Content Differences in Preaching and Lecturing

In his book, Preaching with Purpose, Jay Adams regularly distinguishes lecturing from preaching.  One is designed to inform, the other to motivate appropriate response and change.  One is about the Bible, the other is about the listeners and God, from the Bible.  But does this mean that applicational preachers will say less about the Bible than “lecturers” in a pulpit?  Not according to Adams:

The preacher explains the text just as fully as does the lecturer; in fact, more fully.  He explains the ‘telos’ as well.  Everything of importance that the lecturer might say about the passage (and, lecturing lends itself to by-paths, discussing unimportant details, it must be remembered) the preacher can say also.  The difference is in how they handle the same material; the difference is in their orientation and use of it, and in how they say what they say.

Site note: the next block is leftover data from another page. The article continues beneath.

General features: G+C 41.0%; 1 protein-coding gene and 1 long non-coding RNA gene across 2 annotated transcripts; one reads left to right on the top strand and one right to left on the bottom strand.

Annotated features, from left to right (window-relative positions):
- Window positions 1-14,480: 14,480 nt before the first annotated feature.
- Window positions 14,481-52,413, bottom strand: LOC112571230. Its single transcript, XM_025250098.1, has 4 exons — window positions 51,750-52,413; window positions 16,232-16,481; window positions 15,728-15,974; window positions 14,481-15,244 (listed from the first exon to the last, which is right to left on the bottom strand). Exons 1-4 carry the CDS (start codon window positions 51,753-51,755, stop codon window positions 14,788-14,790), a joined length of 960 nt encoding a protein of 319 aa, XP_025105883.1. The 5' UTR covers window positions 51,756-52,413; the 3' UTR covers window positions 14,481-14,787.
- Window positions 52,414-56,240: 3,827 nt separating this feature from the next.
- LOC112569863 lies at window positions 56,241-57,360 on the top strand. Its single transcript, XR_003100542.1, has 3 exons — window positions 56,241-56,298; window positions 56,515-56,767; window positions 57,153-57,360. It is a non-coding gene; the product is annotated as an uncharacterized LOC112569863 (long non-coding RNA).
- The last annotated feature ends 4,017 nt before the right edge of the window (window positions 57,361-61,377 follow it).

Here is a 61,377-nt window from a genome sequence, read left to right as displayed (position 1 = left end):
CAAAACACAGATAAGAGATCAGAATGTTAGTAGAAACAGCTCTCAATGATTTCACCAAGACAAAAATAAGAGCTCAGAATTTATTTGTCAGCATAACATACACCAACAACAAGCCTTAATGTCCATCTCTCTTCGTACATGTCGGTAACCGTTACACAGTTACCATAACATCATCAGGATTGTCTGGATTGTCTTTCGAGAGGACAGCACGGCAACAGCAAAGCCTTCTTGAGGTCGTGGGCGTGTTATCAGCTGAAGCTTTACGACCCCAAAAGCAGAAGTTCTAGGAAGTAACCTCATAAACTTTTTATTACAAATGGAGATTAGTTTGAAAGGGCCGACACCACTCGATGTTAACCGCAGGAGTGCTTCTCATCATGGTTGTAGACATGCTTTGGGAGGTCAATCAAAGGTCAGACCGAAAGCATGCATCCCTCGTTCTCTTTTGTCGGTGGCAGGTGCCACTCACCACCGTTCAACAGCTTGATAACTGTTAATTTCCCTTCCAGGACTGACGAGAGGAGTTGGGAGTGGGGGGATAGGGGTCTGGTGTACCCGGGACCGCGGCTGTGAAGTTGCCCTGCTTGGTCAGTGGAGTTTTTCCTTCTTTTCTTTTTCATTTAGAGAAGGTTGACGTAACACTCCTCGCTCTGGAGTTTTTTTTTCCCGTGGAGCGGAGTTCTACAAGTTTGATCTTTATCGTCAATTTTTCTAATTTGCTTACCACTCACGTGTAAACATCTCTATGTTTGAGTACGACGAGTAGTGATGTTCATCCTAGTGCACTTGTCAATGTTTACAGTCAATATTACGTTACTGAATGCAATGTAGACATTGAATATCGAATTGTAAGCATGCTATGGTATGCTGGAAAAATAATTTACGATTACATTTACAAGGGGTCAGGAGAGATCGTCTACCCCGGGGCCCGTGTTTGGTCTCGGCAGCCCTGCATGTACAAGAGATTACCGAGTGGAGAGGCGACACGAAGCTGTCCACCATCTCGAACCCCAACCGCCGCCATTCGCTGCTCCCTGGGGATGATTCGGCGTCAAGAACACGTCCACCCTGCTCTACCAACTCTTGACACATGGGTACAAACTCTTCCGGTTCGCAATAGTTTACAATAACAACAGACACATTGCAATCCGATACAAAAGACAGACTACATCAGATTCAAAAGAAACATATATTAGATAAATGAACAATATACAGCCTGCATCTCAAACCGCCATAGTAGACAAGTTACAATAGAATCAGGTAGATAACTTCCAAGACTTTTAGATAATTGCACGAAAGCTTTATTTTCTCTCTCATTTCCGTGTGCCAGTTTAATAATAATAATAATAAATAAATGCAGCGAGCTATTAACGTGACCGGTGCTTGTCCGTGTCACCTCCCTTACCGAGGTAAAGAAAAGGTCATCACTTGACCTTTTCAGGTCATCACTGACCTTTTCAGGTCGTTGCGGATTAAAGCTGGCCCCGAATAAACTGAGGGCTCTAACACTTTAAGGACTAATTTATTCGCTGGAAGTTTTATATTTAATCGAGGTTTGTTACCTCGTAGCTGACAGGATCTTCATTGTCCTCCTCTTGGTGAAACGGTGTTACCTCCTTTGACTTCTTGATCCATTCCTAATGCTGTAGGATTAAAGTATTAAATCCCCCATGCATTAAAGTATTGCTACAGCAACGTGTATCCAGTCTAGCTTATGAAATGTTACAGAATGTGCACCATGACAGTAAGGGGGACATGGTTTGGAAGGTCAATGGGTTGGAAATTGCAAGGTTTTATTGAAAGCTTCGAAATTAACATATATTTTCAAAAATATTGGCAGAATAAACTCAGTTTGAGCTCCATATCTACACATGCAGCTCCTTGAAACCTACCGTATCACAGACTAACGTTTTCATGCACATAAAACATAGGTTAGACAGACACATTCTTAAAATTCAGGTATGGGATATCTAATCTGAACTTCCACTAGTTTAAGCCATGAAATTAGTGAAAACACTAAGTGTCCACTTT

So a Bible lecturer in a pulpit may state truth, but the listeners don’t know why they are looking at it when it is presented.  The listener to true preaching will know the why as well as the what, of that which is presented.

A call for expository preaching is neither a call for apparently irrelevant informing (even with application tacked on at the end), nor is it a call for applicational messages weak in content.

Leave a Reply

Fill in your details below or click an icon to log in: Logo

You are commenting using your account. Log Out /  Change )

Facebook photo

You are commenting using your Facebook account. Log Out /  Change )

Connecting to %s

This site uses Akismet to reduce spam. Learn how your comment data is processed.